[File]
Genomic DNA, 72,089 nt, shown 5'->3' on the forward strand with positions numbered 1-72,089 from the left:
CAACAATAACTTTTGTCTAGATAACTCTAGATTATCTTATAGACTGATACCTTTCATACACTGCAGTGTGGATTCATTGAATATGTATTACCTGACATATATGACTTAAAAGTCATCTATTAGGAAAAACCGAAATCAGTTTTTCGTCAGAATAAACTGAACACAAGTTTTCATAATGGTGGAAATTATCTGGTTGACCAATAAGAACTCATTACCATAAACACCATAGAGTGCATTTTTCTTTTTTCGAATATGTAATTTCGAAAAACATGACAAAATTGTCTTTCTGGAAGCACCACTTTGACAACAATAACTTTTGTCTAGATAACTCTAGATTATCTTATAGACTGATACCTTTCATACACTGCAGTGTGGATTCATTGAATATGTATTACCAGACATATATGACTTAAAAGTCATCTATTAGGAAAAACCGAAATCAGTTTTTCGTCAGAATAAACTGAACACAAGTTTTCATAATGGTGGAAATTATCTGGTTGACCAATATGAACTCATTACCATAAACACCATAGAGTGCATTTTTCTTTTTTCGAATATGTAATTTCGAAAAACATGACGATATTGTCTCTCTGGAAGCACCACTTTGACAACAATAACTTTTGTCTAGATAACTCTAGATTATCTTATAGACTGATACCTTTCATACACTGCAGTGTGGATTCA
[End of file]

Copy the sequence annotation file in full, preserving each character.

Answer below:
Genomic DNA, 72,089 nt, shown 5'->3' on the forward strand with positions numbered 1-72,089 from the left:
CAACAATAACTTTTGTCTAGATAACTCTAGATTATCTTATAGACTGATACCTTTCATACACTGCAGTGTGGATTCATTGAATATGTATTACCTGACATATATGACTTAAAAGTCATCTATTAGGAAAAACCGAAATCAGTTTTTCGTCAGAATAAACTGAACACAAGTTTTCATAATGGTGGAAATTATCTGGTTGACCAATAAGAACTCATTACCATAAACACCATAGAGTGCATTTTTCTTTTTTCGAATATGTAATTTCGAAAAACATGACAAAATTGTCTTTCTGGAAGCACCACTTTGACAACAATAACTTTTGTCTAGATAACTCTAGATTATCTTATAGACTGATACCTTTCATACACTGCAGTGTGGATTCATTGAATATGTATTACCAGACATATATGACTTAAAAGTCATCTATTAGGAAAAACCGAAATCAGTTTTTCGTCAGAATAAACTGAACACAAGTTTTCATAATGGTGGAAATTATCTGGTTGACCAATATGAACTCATTACCATAAACACCATAGAGTGCATTTTTCTTTTTTCGAATATGTAATTTCGAAAAACATGACGATATTGTCTCTCTGGAAGCACCACTTTGACAACAATAACTTTTGTCTAGATAACTCTAGATTATCTTATAGACTGATACCTTTCATACACTGCAGTGTGGATTCA